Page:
Medley of no-bake Andalusian biscuits

For those dreary days, when one sweet just isn’t enough to get you through, here are two delicious biscuits from 13th-century Muslim Spain. And even if you don’t have an oven, that is no excuse for not making them since they don’t require baking. But, as with most things in life, there is a trade-off in that they require a bit more elbow grease! The first recipe is for hadīdāt (حديدات), which can be translated as ‘the iron ones’, from the Arabic word for ‘iron’, hadīd (حديد), for reasons that will soon become apparent. The basic ingredients are toasted flour, skimmed honey (i.e. honey from which the scum has been removed after heating), and oil (walnut works particularly well). The mixture is kneaded into a stiff dough, together with pepper, as well as other spices, and shaped into biscuits. As a result of the added pepper, they will look like pieces of iron, hence their name. Brace yourself, though, since that peppery sweetness has quite a kick!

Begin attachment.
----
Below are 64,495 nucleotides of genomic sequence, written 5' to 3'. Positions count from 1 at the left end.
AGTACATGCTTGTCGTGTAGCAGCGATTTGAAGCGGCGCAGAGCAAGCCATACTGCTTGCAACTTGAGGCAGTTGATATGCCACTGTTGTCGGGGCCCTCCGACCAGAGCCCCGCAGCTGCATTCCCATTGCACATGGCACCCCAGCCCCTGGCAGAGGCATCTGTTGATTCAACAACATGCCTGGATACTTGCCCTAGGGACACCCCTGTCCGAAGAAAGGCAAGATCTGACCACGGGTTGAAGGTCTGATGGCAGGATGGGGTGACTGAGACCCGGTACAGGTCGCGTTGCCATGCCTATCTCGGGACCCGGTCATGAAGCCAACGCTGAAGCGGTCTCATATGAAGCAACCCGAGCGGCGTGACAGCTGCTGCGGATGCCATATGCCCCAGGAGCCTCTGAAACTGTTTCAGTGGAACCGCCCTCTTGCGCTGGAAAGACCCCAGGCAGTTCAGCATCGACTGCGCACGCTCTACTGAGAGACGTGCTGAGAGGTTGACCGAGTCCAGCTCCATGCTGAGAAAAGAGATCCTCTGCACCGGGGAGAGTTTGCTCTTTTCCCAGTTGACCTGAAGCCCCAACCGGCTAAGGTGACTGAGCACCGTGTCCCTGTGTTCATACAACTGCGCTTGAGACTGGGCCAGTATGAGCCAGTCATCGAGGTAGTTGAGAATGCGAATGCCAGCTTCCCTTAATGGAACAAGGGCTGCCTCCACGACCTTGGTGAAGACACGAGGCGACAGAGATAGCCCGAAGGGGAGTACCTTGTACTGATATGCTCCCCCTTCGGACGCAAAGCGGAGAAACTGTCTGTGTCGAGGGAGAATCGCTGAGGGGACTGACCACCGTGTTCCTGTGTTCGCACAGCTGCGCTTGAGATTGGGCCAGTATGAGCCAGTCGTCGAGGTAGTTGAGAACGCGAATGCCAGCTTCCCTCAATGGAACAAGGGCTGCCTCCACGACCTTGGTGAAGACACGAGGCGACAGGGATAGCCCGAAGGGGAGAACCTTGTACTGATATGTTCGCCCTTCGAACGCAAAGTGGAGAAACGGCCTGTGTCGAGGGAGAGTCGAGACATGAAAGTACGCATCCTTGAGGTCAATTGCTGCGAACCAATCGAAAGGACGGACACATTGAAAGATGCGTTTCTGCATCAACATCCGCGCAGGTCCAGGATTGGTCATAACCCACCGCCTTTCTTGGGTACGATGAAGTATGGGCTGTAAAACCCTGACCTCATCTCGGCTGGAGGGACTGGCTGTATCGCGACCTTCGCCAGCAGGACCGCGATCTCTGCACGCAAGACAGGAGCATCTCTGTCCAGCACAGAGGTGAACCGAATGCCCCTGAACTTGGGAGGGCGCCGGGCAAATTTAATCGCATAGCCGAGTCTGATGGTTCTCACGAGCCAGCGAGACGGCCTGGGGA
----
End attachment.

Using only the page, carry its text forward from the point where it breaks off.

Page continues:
The second recipe is for biscuits called fālūdhaj (فالوذج), which, rather confusingly, share their name with what is usually a starch pudding — a linguistic problem that one should carefully ponder when savouring them. These biscuits are also made with honey, but this time, starch is added, as well as ground almonds and, of course, saffron. The mixture is shaped into mini-loaves, which should look like little gold ingots.

The most time- and labour-consuming part of the process is the careful shaping of each biscuit, which gives the wrists and forearms a pretty good work-out! However, rest assured, the effort you put in is rewarded once you taste the biscuits. Of course, the only accompaniment worth having with them is some freshly brewed mint tea!

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